The synthetic weed story has just taken an interesting turn. Until now, all synthetic cannabinoids found in ‘herbal incense’ products have been taken from the scientific literature but a new previously unknown compound has just been discovered suggesting the underground labs are starting to innovate.
Cannabinoids are a type of compound related to the active chemicals in the cannabis plant. It turns out that a massive range of diverse compounds are cannabinoids and have a similar effect in the brain.
Synthetic cannabinoids have been researched for years. Both universities and pharmaceutical companies have churned out hundreds of variations both aiming to further our knowledge of the molecules and to look for potentially useful commercial compounds.
Since the mid-2000s, clandestine labs, thought to be based in China, have been synthesising cannabinoids that get you high, adding them to inert plant matter, and selling it as ‘herbal incense’ or ‘spice’ products for stoners.
Until now, almost all have been taken from scientific journals. The labs have been rifling through published research, picking out synthetic cannabinoids that look smokeable (and that haven’t been banned yet) and synthesising them.
Most are from the JWH series, named after John W Huffman, the chemist who first synthesised them in the 80s.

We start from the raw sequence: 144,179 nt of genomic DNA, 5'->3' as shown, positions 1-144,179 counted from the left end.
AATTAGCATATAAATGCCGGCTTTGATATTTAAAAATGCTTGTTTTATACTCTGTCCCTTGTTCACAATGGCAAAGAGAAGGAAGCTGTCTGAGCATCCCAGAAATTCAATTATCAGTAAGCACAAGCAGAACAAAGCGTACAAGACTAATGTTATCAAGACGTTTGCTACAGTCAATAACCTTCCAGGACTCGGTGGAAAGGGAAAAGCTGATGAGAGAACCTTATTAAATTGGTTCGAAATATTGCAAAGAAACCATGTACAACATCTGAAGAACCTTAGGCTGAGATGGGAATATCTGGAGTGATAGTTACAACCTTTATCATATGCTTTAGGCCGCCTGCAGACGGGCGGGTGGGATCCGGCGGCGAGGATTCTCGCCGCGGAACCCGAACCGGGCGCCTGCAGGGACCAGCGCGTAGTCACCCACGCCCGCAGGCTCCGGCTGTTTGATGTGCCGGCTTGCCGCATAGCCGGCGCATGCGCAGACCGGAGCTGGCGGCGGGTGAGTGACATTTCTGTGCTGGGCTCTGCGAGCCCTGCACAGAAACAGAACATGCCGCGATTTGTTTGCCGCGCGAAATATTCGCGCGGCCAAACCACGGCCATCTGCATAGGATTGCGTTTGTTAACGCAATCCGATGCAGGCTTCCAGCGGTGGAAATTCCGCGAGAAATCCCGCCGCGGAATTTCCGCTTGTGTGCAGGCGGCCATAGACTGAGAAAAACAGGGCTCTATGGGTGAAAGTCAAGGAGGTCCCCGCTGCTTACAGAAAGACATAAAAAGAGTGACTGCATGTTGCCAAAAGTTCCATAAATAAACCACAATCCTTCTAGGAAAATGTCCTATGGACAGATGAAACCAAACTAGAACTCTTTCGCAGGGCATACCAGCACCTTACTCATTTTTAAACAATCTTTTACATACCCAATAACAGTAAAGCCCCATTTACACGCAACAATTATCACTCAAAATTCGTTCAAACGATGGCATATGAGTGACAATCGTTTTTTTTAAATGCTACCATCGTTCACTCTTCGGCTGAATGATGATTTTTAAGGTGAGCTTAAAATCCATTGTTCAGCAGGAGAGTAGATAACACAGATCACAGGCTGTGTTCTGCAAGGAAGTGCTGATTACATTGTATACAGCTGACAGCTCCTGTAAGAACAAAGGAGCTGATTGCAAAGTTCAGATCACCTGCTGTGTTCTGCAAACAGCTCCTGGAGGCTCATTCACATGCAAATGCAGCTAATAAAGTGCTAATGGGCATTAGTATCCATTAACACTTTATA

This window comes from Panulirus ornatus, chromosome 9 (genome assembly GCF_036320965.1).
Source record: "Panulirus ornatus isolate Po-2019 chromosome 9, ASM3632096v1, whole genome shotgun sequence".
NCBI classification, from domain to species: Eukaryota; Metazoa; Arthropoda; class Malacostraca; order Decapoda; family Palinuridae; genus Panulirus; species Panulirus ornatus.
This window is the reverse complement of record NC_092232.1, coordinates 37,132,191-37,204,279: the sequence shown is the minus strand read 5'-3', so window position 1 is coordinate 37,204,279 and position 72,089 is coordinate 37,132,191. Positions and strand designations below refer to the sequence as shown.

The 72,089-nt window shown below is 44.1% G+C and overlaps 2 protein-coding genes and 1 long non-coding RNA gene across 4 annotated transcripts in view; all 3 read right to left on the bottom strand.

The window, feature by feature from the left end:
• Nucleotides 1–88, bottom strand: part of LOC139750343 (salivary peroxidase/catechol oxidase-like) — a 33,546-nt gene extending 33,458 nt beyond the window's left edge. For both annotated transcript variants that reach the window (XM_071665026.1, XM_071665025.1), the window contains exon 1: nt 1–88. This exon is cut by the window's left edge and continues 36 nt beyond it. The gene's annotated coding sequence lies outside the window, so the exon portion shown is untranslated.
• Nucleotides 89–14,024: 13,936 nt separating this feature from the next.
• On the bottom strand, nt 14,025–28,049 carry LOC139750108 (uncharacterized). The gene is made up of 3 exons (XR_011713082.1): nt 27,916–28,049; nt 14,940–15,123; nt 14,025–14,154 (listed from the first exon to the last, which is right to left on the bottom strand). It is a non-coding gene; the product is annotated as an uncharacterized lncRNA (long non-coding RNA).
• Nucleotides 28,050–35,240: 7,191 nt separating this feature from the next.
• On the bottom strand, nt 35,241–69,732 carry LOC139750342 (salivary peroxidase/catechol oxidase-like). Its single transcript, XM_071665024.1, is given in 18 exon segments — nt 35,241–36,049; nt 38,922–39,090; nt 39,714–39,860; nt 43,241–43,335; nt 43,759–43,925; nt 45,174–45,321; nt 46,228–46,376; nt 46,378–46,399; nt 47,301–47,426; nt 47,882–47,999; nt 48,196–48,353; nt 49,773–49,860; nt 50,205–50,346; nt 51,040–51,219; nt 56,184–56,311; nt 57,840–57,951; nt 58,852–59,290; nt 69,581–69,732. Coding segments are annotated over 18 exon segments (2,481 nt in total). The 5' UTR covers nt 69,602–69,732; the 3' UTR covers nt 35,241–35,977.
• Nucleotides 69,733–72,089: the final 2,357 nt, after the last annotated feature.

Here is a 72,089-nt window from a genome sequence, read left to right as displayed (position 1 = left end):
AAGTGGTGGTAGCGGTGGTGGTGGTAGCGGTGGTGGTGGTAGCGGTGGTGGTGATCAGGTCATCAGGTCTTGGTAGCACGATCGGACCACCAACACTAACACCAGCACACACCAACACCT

However, a new study in Forensic Science International reports on an analysis of a ‘herbal smoking mixture’ seized in Germany that contained both a banned known cannabinoid called JWH-073 alongside a completely new compound.
The chemical name is 1-butyl-3-(1-(4-methyl)naphthoyl)indole but it’s just called “compound 2” in the study.
Now it’s possible that this is just a by-product unknowing included in the mix, but I suspect this is unlikely.
In a new (excellent but locked) article on the chemistry of ‘designer street drugs’ the authors note that new molecule is a previously unknown hybrid of two existing high-potency synthetic cannabinoids. They also say the existence of this new molecule supports the idea that the clandestine labs are working on new compounds for street products.
What this means is that the labs are likely branching out from simply grabbing existing compounds from the literature to innovating new cannabis-like drugs, showing a surprising level of sophistication.
On a side note, it’s also interesting that this compound turned up in Germany, the same place that the original ‘herbal smoking mixtures’ appeared, perhaps suggesting that the country has the most direct links with the clandestine labs.
Link to locked report of novel cannabinoid.